Scientists have managed to isolated live yeast from the world's oldest beer bottle and are making new brews with it.
Photo via Flickr user N i c o l a
In 1797, the Sydney Cove left Calcutta and set sail for Australia, packed with beer, rum, wine, tobacco, and a bunch of other goodies destined for the libertines of the time.
But the ship's cargo and crew would never reach their destination, succumbing instead to heavy weather and eventually crashing on the shores of Preservation Island in Tasmania. And while the ill-fated Sydney Cove has gone down in infamy for being shipwrecked, her spirit lives on 220 years later in yeast form.
Though most of the ship's crew died during a 600-kilometer shoreline walk back to Sydney, one of the least likely survivors of the Sydney Cove was a bottle of beer—thought to be the oldest in existence—containing a unique glimpse into the brews of yesteryear.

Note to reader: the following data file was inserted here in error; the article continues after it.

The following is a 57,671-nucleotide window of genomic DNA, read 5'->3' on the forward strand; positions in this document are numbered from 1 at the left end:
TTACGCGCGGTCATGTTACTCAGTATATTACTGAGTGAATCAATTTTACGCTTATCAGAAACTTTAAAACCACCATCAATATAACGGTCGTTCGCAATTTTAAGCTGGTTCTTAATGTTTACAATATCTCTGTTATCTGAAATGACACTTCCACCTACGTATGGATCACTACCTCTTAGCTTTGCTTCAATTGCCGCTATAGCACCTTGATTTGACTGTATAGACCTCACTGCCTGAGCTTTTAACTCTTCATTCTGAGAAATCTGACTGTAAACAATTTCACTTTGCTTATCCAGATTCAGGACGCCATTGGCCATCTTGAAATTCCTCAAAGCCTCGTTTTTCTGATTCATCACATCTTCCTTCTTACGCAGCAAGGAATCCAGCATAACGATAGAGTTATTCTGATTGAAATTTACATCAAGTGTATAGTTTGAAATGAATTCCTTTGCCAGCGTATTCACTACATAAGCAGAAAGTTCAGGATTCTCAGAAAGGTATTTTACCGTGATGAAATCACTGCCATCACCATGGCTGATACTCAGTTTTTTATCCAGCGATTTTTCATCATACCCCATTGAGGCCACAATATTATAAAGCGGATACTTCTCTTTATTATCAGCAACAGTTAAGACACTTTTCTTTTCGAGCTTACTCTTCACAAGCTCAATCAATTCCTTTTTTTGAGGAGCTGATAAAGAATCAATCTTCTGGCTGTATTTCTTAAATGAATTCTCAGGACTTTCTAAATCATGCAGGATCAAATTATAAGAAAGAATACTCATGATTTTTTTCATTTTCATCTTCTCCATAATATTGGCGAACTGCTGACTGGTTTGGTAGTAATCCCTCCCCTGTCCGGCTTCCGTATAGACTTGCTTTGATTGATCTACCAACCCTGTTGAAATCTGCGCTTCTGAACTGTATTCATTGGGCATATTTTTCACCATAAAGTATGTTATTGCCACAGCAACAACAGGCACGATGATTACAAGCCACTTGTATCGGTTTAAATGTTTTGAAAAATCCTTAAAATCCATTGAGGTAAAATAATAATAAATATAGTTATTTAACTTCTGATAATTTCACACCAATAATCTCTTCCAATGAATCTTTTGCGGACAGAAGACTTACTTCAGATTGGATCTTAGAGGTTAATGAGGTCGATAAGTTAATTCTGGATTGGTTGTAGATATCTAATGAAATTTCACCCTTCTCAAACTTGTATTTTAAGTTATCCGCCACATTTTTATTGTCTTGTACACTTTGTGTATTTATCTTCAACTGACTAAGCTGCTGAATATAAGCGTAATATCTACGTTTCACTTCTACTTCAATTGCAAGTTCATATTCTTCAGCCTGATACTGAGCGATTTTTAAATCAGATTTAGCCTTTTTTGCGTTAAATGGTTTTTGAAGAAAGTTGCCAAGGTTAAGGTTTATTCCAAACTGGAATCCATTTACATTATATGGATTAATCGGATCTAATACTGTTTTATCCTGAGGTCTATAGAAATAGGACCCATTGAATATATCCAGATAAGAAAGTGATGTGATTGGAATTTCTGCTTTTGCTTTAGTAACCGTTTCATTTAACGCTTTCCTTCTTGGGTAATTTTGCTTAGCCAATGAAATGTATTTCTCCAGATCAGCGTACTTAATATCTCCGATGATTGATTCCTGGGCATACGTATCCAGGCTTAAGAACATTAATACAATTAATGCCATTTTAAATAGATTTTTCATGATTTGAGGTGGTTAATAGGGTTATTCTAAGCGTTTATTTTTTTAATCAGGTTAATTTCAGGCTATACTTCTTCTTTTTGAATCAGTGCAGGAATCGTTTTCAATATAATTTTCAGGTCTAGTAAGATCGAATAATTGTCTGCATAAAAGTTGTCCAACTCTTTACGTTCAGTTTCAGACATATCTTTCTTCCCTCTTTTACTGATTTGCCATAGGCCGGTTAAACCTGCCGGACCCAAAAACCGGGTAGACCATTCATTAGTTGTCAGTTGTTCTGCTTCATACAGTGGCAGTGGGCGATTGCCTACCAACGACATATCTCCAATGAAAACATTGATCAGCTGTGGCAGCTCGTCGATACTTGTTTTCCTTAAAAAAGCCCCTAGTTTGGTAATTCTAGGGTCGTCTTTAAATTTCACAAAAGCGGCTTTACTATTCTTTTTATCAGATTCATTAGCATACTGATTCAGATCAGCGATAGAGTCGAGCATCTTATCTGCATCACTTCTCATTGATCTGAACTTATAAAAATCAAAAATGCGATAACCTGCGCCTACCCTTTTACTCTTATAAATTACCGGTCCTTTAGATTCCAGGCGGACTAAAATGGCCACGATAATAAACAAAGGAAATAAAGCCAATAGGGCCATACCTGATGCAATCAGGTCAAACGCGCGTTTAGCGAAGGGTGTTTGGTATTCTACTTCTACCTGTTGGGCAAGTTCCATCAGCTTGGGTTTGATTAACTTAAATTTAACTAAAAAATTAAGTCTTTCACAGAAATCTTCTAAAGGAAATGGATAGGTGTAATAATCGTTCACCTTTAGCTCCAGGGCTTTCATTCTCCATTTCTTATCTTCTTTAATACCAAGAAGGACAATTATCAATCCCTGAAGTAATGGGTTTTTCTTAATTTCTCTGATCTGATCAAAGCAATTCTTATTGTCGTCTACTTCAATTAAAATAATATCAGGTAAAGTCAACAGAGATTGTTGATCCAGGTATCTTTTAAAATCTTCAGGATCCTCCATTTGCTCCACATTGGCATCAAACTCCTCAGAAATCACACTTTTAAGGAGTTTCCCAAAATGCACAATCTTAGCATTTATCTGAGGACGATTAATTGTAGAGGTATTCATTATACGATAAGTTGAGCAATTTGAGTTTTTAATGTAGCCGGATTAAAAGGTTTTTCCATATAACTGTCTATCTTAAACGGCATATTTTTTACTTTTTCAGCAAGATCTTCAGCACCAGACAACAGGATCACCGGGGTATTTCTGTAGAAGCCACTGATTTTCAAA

Now, a team of researchers from the Australian Wine Research Institute and the Australian Centre for Ancient DNA have managed to isolated live yeast from the bottle and used it to brew beer using recipes from two centuries ago. The result? Pretty damn refreshing, apparently. "The beer has a distinctly light and fresh flavour, giving a taste of beer that has not been sipped for 220 years," they concluded in a press release.
Not only is the taste of the shipwrecked brew unique, but so was its chemical composition. "The yeast is an unusual three way hybrid with links to bakers, brewers, and wine yeast," David Thurrowgood, Queen Victoria Museum and Art Gallery Conservator and initiator of the resuscitation project, surmised. "It is genetically different to hundreds of yeast species it has been compared to from Australia and around the world. Traditionally beer was brewed in open vats. This yeast is consistent with historic brewing practices."
Needless to say, these results are a breakthrough for those seeking a deeper historical and chemical understanding of beer. "The wreck has now also given us the world's only known pre-industrial revolution brewing yeast," Thurrowgood added.
And while these robust bacteria have managed to come back to life thanks to modern science, it will probably be a while before science is capable of resuscitating the human casualties of the doomed Sydney Cove.